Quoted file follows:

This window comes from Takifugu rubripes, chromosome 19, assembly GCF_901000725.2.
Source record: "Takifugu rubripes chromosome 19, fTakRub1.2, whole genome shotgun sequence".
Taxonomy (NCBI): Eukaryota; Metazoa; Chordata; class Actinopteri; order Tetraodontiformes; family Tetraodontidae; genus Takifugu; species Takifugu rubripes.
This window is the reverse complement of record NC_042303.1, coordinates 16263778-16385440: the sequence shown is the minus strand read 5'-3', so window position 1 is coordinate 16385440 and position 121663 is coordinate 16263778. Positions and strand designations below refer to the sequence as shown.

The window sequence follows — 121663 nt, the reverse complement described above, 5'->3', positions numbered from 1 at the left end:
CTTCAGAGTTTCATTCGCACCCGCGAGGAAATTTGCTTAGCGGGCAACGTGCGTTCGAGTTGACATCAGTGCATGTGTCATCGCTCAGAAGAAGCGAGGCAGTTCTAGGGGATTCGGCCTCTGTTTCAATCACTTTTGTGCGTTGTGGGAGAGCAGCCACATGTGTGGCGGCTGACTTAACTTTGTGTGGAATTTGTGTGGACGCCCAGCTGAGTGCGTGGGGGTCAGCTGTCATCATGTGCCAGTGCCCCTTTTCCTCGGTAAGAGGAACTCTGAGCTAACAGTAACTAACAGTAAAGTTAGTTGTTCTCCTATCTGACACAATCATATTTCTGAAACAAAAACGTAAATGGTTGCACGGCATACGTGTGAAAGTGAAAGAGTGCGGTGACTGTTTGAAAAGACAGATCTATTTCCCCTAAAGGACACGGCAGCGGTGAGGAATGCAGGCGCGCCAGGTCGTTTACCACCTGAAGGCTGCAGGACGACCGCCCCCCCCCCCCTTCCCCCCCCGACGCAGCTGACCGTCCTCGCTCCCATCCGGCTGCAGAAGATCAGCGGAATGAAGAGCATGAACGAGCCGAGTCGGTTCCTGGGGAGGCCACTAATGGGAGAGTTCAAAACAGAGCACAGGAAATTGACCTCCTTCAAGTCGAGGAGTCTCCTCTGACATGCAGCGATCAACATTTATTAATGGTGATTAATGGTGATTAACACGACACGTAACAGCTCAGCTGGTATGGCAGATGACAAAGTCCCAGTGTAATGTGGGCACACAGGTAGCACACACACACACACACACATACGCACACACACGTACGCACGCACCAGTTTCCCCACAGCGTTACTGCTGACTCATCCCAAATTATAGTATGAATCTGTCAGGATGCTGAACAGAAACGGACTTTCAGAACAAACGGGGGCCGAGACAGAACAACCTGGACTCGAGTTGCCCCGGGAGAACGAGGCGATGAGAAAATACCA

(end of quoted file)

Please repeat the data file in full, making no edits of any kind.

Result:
This window comes from Takifugu rubripes, chromosome 19, assembly GCF_901000725.2.
Source record: "Takifugu rubripes chromosome 19, fTakRub1.2, whole genome shotgun sequence".
Taxonomy (NCBI): Eukaryota; Metazoa; Chordata; class Actinopteri; order Tetraodontiformes; family Tetraodontidae; genus Takifugu; species Takifugu rubripes.
This window is the reverse complement of record NC_042303.1, coordinates 16263778-16385440: the sequence shown is the minus strand read 5'-3', so window position 1 is coordinate 16385440 and position 121663 is coordinate 16263778. Positions and strand designations below refer to the sequence as shown.

The window sequence follows — 121663 nt, the reverse complement described above, 5'->3', positions numbered from 1 at the left end:
CTTCAGAGTTTCATTCGCACCCGCGAGGAAATTTGCTTAGCGGGCAACGTGCGTTCGAGTTGACATCAGTGCATGTGTCATCGCTCAGAAGAAGCGAGGCAGTTCTAGGGGATTCGGCCTCTGTTTCAATCACTTTTGTGCGTTGTGGGAGAGCAGCCACATGTGTGGCGGCTGACTTAACTTTGTGTGGAATTTGTGTGGACGCCCAGCTGAGTGCGTGGGGGTCAGCTGTCATCATGTGCCAGTGCCCCTTTTCCTCGGTAAGAGGAACTCTGAGCTAACAGTAACTAACAGTAAAGTTAGTTGTTCTCCTATCTGACACAATCATATTTCTGAAACAAAAACGTAAATGGTTGCACGGCATACGTGTGAAAGTGAAAGAGTGCGGTGACTGTTTGAAAAGACAGATCTATTTCCCCTAAAGGACACGGCAGCGGTGAGGAATGCAGGCGCGCCAGGTCGTTTACCACCTGAAGGCTGCAGGACGACCGCCCCCCCCCCCCTTCCCCCCCCGACGCAGCTGACCGTCCTCGCTCCCATCCGGCTGCAGAAGATCAGCGGAATGAAGAGCATGAACGAGCCGAGTCGGTTCCTGGGGAGGCCACTAATGGGAGAGTTCAAAACAGAGCACAGGAAATTGACCTCCTTCAAGTCGAGGAGTCTCCTCTGACATGCAGCGATCAACATTTATTAATGGTGATTAATGGTGATTAACACGACACGTAACAGCTCAGCTGGTATGGCAGATGACAAAGTCCCAGTGTAATGTGGGCACACAGGTAGCACACACACACACACACACATACGCACACACACGTACGCACGCACCAGTTTCCCCACAGCGTTACTGCTGACTCATCCCAAATTATAGTATGAATCTGTCAGGATGCTGAACAGAAACGGACTTTCAGAACAAACGGGGGCCGAGACAGAACAACCTGGACTCGAGTTGCCCCGGGAGAACGAGGCGATGAGAAAATACCA